Time running out for hopeful DeKalb cities to get crucial legislative support

Kathryn Rice (left) is a proponent of the city of Greenhaven, which is opposed by groups like Concerned Citizens in Opposition to Greenhaven (right).

Kathryn Rice (left) is a proponent of the city of Greenhaven, which is opposed by groups like Concerned Citizens in Opposition to Greenhaven (right).

The clock is ticking on what could become DeKalb County’s two newest cities.

Coalitions in support of creating the cities of Greenhaven and Vista Grove have just a few more days to get legislation filed in the Georgia Legislature that would let residents vote on whether to create the new cities.

“Not one legislator has at least dropped a bill yet this year,” said Kathryn Rice, the lead advocate for the city of Greenhaven. “I would like to know … what are the significant reasons that they have for not allowing us to vote?”

Opposition has also ramped up in recent weeks, with several groups coming together and holding events to advocate against cityhood.

“It’s not viable. It’s not financially viable … Why do they keep coming back?” Claudette Leak, a leaders of Concerned Citizens in Opposition to Greenhaven, told a packed crowd at a public meeting Tuesday. Nearby, volunteers handed out yard signs and urged residents to contact their elected officials about opposing any cityhood movements.

Both proposed cities are massive geographic areas that would include a total of about 358,000 residents. Greenhaven would include the entirety of South DeKalb other than Stonecrest, while Vista Grove would fit between Tucker and Brookhaven, Chamblee and Doraville.

The proposed layout of Greenhaven. (Photo: Courtesy of Imagine Greenhaven)

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Both have been the subject of earlier legislation proposing each become its own city, but neither has passed.

For an area to become a city, the state Legislature has to pass a bill allowing for a ballot referendum; any legislator in the state can sponsor the bill. For the past five years, Greenhaven has failed to get a bill passed. Last year was Vista Grove’s first attempt at legislation, which did not pass.


The deadline for the cityhood proponents is quickly approaching, because Thursday will be “Crossover Day,” — the midway point in the legislative session when a bill generally must pass at least one chamber in the General Assembly in order to have a chance at becoming law this year. Advocates for Greenhaven and Vista Grove are set to hold an event at the Capitol next week to raise awareness and put the pressure on lawmakers before they have to wait another year for cityhood legislation.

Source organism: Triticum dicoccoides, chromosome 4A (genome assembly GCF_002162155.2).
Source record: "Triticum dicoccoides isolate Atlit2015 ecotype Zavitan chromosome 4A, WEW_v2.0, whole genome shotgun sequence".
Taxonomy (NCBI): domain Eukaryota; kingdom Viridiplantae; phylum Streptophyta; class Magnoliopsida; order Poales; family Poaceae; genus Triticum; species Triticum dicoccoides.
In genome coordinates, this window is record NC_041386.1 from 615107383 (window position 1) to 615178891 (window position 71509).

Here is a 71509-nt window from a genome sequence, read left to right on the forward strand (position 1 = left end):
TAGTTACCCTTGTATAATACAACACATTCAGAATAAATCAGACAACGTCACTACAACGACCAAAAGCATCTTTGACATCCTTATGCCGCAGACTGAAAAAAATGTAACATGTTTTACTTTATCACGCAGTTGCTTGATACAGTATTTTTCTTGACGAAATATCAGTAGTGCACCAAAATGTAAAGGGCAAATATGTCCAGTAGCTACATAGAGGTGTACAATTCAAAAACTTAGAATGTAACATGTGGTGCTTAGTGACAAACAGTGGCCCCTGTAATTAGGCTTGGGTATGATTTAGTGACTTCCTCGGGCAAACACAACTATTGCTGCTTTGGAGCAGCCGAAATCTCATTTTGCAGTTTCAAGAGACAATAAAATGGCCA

For Rice, the issue boils down to the right to vote; no matter how legislators might feel about a potential new city, they should at least give residents the ability to approve or reject it, she said.

“There is no other cityhood effort that has met all the requirements and been denied the right to vote for five years,” she said.

Vista Grove would cover the area between Tucker and Brookhaven, Doraville and Chamblee. (Photo: Courtesy of Vista Grove)

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Those opposed to Greenhaven and Vista Grove, including groups like DeKalb Strong, argue that cities fragment public services, lead to higher costs for residents and aren’t economically strong.

But Andrew Flake, one of the board members for Vista Grove, said residents would benefit from more attention and increased choice over local issues. Both Vista Grove and Greenhaven claim that studies show their cities would be viable and not hike taxes.

“We have lots of representatives but no real representation for the whole area,” he said. “We have not had a seat at the table for all sorts of important conversations, especially about regional issues.”


The cityhood movements have hired lobbyists to urge lawmakers to file a referendum bill. Both groups are focusing on the DeKalb delegation, whose members have historically been hesitant to sponsor city legislation — cityhood bills in recent years have been filed by lawmakers from outside of DeKalb.

“The people who are stopping it more than anybody are our own DeKalb legislators,” Rice said, adding that Greenhaven’s lobbyists have also had conversations with some legislators outside of DeKalb.

Flake said Vista Grove’s lobbyists, one of whom is Stonecrest Mayor Jason Lary, are “talking to as many representatives as we can.”

Leak said she’s tired of the repeated failed attempts to incorporate DeKalb. During her presentation at Tuesday’s meeting, one of the slides called Greenhaven “The Never-Ending Saga,” referencing the fact that it was not able to achieve a referendum during the last four legislative sessions. She also pointed out that a pro-Greenhaven bill was filed last year by former Senator Josh McKoon, who is from Columbus.

“Tell me how much a senator from Columbia, Georgia knows about what we need in DeKalb County,” she said.

Vista Grove has come closer to being a city. It was granted a referendum in 2015 under the name LaVista Hills, but narrowly failed on the ballot.

“The community’s ready,” Flake said. “They’re hungry for the chance to vote on it, to have input on it.”

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